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*The following is the output of transcribing from an audio recording. Although the transcription is largely accurate, in some cases it is incomplete or inaccurate due to inaudible passages or transcription errors.
The following podcast is provided by care partners living and answers for elders radio and welcome back everyone. We are in the final fifteen minutes of our wonderful hour with Kelly smiths from care partners living on answers for elders radio. And Kelly, I haven’t so enjoyed talking to you about all the things that we get to look forward to for this year that finally I’m starting to see an end to this horrible covid nineteen and all the things that we’ve been through. But probably nobody has gone through more stress than our seniors, and certainly in in you know that are living in communities, that can’t see their families and all those things. And you know, first and foremost, before we finish up our hour, I just want to give a call out to all of our health care providers and our senior providers. I know I’m speaking for our listeners as well, that you guys have truly been our American heroes in this last year for doing whatever you can. I know there’s so many things that I follow your facebook page and I do different things and I hear stories and things like that, and I don’t think our are listeners and people you know know a tent of what all you do for, you know, yours residence and people out there to keep them, you know, occupied in to avoid depression and all those things, Kelly, and so thank you from the bottom of our hearts for all that you guys have done this last year. It’s been above and beyond and, like you said, you don’t do it for the money, you do it because no love and it’s really, really shows. So thank you again. I want to talk a little bit this out of this last minute. We talked and our last segment talking about, you know, the cottages and the different types of things, but I really would like to just go back and talk about, you know, what is it? That is? It’s a family calls and they you know, they’re interested. What happens in the phone call and what kind of a minute he’s does a senior living provides for them? Well, in the phone call. A lot of times there’s people will call him to have questions and I don’t normally just start rattling things off. I mostly important to me is I assume people have been doing the research. So for me to just start rattling off amenities, but whoop, I always to my interest. Sounds really stupid, but I turn my internal radio to win FM. Right. What’s in it for them? Because, yes, probably don’t care when we have to say. They want to know they’re talking about their mom or themselves. They don’t care what I think. They want to they have their ways of the questions, a lot of questions. What I hear as first of all, do you have the first questions I’m hearing right now is what your pandemic protocol? You know can and and see my mom. What guarantee? If you’ve called five places before me, you’re not going to get a different answer here. And the reason is is because we are all under the same governor edicts. Right now he’s saying you can’t come visit. I’m not going to change the rules here. I’d love to, but I can’t. Now, can I sneak you through the side door and up around a corner so you can peek around the corner make sure I’m not beating up on your mom? Yeah, I can do that. However, you know there’s certain things that you know. I still can’t let you in the building and let you go downstairs and go help your mom around a corner. I can’t do that. That’s still they’re still rules. However, can I send you videos of your mom? Can We send you pictures? We actually built this thing. Jake bumps and go at my mount like tears. Building came up with this since brilliant his team. They took up full size television. They can’t. I’ll send you pictures if you want. But basically they came up with this rolling cart where families can actually see their loved one. Not a phone, not a kindle, but I realized ATU. But it’s it’s it’s not still not a perfect fix, but it’s better than trying to see your mom on a on a small course. You know, it’s no device or a phone, it’s a television. She’s dam she’s right there. But they have this at the clean every une between residents and they rolling around and people can actually sit and visit with mom and they feel like they’re a little bit closer and they can hear her. It’s got a great big stare of Stereo kind of system on it and it can as a couple bucks, but they did it and they’re happy. So we’re always looking at can we do better? What can we how can we fix this? We can’t. We can’t fix the pandemic. That’s the number one question. So the next reason is what would the move in process look like, because I don’t want just anyone putting my mom’s room together. Well, the good news is you can come put mom’s room again. You can do that. We will allow that. You can come make her room pretty, put her put all of her stuff together and you can even be here that they have moved in. There are some now, if MOM’s also critical? What if MOM’s on hospice? Can I come see her? The answers yes, there are a number of loopholes. The governors has put in place for critical patients and things like that. They’re not going to let my mom your mom guy alone. There are some things that have been in place. But again, we’re going to ask a number of questions as well. They also want to know about assessment. Can you actually see my mom? Well, there’s also what’s where is she? If she’s at home, yes, we can come to do the assessment. If she did another community that that community may have rules about US visiting, so then we have to do do a zoom call. These are the kind of questions people ask. The other questions about affordability, affordability. CAN WE AFFORD IT? And that’s where I come in because a lot of times when we’re talking to families, people also have to understand that sometimes a nurse will turn down an assessment. I don’t always get the reasons why. Sometimes it takes me a long time to reconnect with that nurse to find out why did they turn and somebody down. Times the answers sorry, something a family wants to hear. You know, sometimes it’s not good news right. It’s not always great. UN Times it’s a reason I don’t really want to talk to a family about, you know, and your mom’s a handful. Always good reasons. However, we try to be as fair as we can. We’re always looking for the answer. Yes, we want to help families, but there’s a way it has to go. It’s not our ruling, it’s Washington state rule that our nurses have to assess everyone that comes in the building. We have to have to. So it has to be an assessment process. And then, of course, you know, families can can appeal that assessment if they want to. They can’t appeal it with me. They have to appeal it with a nurse and I’m happy to shut that up for them if they’d like to, but there’s just they have to the number one question I’m hearing right now is, first of all, what are your pandemic protocol what are you doing keep your resident safe? And what we’re doing is daily checks, daily, daily. So far, so good, but it’s staff checks, the president checks and we’re doing everything everyone else is doing. I’d love to say we’re doing more than everyone else, and that’s a lie because we’re not. Everyone’s doing the same thing. So I don’t know how else they answer that, but I think everybody’s doing that. They can try to keep their residents and staff safe, but that kind of thing that I think and and like we go back to the original thing that we talked about. Every single family situation is different. Every single seniors situation, whether it’s a care plan or a financial plan or anywhere, that is different and it certainly has a lot to do with you know how you do, your very boss who care for our loved ones in the best way that you know how, and it’s also a learning process and it’s also a progression of the care needs of your loved one as well. That are part of this and I know that. On the other hand, a lot of it has to do with communication. I know when I was a caregiver for my mother, I learned, you know, that I had a right to call a care conference and ask how you know mom or dad or doing. I had a right to ask certain questions as her power of attorney. But make sure that you have a power of attorney to be able to have these kind of dialog with your with your loved one, and so on. The on the family side, to you guys, are restricted by certain rules, especially that kids, hippo laws and things like that that you have to follow. And so again, it’s a collaboration and I think it’s a partnership that is working all in the you know, the positive direction for your loved one to make sure that they’re in the best situation possible for them. Wouldn’t you agree with that, Kel, the hundred percent. But I also want families to know that, yes, there’s hippolaws. There are, and to me and all honesty, most of those hippolaws are ridiculous. But you didn’t hear me say that out loud on the radio. But what I’m kidding at is there they are. The rules. Yes, you know the rules and they are there for protection. I understand that, but if I know you, okay, I know you. I’m the one that helped you move your mom in and you’re stressed out because you can’t come and see her all the time and you’re worried about how she’s doing. And you think I’m not going to go in the in the dining room and say, hey, your daughter called and she’s worried about you, honey. Can we do a quick video call with her right now on my phone? You think that mother has asked? Yes, we’ll do them and I’m going to come lastly, right now and I’m going to say here’s a couple minutes. Hey, you want to know how your mom’s do it. I got her right here. Can we just talk for a minute? But I might go by my nurse night and say del’t hey, del’t just you know, Rachel called. She wants to know how her mom’s doing. Could you call her? You know she’s going to call her. Yeah, and you can tell how her daughters do it, how our mom’s doing, and the reason she’s going to do it is because we also nurture the families, because we know what they’re going through. I can’t. Let me rephrase. That’s pretty presumptous to say. I know how you feel, I know how I would feel. So yeah, I think what we’re trying to do is be as human as we can inside the realm of doing what we supposed to do by the law. So I’m not I will say I will email pictures, I will send a video and I will. I will, and Kelly, I think my looseness what you go ahead. Sorry, I was just bore. My nurses will take your phone call and they will tell you exactly how your loved ones do, because they know this has got to be hell for you too. You can’t see them every day. You liked you, but you still want to know. Is My mom eating? Is She doing okay? How is she right? Yeah, yeah, you’re paying us to take care of her. I think the least we can do is tell you she’s all right. Yeah, do that. Can and they wan. Yes, and the main thing, obviously, is that you guys are there for our families and for our seniors to to improve whatever you can for the quality of your life, of their lives and and for the family as well. It’s a heart it’s a hard time, but it’s also a good time to start. You know, if you feel concerned about your loved one and want to reach out the care partners just to have a dialog. You’re not sure. You guys can kind of explain to them on a one on one basis. Can’t you about about determining if it’s a good fit? Of course. What people don’t understand we’re not so greedy and so horrible that I’m going to take everyone, whether I can care for them or not. Not Those people if I honestly talk to my nurse and she says No. What people don’t understand is it sometimes know isn’t about me and not about my company. It’s about what’s been for your mom. Maybe the trace this building in this community is not what’s best for your loved one. Maybe we honestly think an adult family home would be better. Having home, can you come in, would be better for your mom, and I’m not going to take a loved one just because I have an opening. That’s the wrong reason to do business right. You want me the building is right fit for them and us, but more importantly, for them. We can adjust. That’s what we’re known for. Adjusting that loved one is not hilly to adjust if it’s not right. That’s awesome. So how do we reach you one last time? The best place to get us in all honesties, just to check out the website, because then you can see the pictures, testimonials, check out the virtual tours and see if it’s really for you and then you can contact us. So it’s W ww care partners livingcom Kelly, I’m so glad you were with us on the show today and for each and every one of you. Have a wonderful week ahead as we embrace all kinds of new things, and I am looking forward to being back on the air with you next week. The preceding podcast was provided by care partners living and answers for elders radio. To contact care partners living, go to care partners livingcom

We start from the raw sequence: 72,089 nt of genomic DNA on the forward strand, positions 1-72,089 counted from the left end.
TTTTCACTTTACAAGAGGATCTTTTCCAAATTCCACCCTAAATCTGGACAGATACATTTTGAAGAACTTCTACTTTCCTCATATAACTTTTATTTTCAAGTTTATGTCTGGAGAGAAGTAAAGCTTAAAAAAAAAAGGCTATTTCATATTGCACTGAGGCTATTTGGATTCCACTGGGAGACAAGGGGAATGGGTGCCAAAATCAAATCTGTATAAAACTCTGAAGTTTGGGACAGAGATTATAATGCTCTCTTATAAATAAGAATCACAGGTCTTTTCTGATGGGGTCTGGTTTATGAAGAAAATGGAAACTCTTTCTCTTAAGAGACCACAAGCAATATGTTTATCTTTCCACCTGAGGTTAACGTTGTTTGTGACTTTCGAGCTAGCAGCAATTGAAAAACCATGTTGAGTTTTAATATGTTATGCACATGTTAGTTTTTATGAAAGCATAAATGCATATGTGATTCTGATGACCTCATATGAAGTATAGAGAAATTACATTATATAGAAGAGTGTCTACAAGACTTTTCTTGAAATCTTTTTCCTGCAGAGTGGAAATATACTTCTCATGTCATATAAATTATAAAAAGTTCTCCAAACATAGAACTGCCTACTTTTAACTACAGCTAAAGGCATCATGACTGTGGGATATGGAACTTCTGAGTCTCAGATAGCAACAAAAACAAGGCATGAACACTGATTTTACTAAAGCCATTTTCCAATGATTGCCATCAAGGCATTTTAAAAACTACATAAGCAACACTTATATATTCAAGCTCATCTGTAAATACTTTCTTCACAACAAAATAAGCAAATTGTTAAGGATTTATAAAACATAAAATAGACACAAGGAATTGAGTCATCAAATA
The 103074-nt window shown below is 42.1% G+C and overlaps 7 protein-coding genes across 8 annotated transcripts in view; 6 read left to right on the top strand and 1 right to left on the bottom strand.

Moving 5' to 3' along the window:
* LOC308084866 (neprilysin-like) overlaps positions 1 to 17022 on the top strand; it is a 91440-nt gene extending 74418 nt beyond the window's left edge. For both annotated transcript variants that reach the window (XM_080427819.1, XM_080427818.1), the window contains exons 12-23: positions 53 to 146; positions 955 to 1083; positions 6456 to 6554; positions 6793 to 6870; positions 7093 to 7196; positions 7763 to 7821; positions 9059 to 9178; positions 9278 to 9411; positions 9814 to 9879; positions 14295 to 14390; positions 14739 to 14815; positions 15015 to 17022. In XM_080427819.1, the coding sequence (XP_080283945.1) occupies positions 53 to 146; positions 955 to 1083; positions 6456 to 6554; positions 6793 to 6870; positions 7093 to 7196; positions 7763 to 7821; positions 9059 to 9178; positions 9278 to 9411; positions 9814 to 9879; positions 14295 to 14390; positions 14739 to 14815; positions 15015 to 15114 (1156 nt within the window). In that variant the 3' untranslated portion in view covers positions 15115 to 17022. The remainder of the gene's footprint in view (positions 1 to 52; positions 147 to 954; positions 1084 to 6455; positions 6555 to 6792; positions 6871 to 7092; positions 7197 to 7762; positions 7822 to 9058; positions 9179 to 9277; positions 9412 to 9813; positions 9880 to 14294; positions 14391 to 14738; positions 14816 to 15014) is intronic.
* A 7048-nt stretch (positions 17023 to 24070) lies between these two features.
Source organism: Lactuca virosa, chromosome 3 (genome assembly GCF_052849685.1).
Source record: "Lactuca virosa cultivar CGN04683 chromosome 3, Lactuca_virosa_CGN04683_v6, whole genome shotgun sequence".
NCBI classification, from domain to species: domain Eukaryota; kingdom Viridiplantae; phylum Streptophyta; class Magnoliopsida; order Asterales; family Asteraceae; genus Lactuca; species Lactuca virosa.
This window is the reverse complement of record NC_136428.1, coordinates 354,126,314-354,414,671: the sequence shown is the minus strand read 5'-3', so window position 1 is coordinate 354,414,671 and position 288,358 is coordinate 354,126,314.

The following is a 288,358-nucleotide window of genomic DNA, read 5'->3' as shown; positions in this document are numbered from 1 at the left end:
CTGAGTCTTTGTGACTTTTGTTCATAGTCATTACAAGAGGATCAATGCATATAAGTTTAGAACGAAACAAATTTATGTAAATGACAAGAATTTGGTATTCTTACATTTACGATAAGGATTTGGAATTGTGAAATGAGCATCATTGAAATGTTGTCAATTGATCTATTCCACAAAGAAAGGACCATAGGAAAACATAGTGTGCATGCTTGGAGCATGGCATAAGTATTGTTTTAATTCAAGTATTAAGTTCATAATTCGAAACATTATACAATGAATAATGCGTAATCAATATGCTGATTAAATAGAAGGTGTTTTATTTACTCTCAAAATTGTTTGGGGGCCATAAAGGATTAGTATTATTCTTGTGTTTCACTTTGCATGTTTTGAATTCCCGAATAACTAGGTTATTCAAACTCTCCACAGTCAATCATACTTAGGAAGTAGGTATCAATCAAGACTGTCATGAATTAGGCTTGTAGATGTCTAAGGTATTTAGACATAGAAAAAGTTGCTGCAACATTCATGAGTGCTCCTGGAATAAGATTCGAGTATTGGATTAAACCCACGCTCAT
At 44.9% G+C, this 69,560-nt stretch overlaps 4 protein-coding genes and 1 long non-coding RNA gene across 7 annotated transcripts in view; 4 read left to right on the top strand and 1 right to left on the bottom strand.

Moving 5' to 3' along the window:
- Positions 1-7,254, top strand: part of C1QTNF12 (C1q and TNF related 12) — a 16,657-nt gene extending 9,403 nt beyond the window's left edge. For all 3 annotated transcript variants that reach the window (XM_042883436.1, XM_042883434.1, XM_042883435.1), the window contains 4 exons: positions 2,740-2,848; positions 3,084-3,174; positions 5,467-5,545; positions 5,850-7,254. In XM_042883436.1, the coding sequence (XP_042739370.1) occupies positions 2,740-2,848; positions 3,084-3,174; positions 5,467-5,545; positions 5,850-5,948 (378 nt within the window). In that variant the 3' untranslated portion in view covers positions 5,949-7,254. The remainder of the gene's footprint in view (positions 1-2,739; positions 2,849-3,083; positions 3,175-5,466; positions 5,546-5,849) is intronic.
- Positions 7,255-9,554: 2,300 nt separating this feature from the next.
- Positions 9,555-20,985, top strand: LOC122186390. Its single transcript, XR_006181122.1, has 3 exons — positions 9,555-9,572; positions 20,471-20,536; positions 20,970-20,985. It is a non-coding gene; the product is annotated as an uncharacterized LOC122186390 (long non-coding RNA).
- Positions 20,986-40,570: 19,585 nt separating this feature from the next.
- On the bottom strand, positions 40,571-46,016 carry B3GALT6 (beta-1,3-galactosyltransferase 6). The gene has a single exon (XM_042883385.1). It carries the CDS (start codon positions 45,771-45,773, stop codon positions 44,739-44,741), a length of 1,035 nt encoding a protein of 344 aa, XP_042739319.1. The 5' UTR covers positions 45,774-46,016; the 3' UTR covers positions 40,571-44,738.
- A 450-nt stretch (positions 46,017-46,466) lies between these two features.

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Founder and CEO of Answers for Elders, Inc., Suzanne Newman proclaims often, “Caring for my mom was the hardest thing I ever have done, but it was also my greatest privilege.” Following a career of over 25 years in sales, media, and marketing management, Suzanne Newman found herself on a 6-year journey caring for her mother. Her trials and tribulations as a family caregiver inspired an impassioned life mission outside of the corporate world to revolutionize the journey that so many other American families also find themselves on. In 2009, she became the founder and CEO of Answers for Elders, Inc., subsequently hosting hundreds of radio segments and podcasts, as well as authoring her first book. Suzanne and Answers for Elders, Inc. have spent 14 years, and counting, committed to helping families and seniors along their caregiving journeys by providing education, resources, and support. Each week on the Answers for Elders podcast, Suzanne is joined by vetted professional experts in over 65 categories including Health & Wellness, Life Changes, Living Options, Money, Law, and more. Suzanne lives in Edmonds, Washington with her husband, Keith, and their two doodle dogs, Whidbey and Skagit.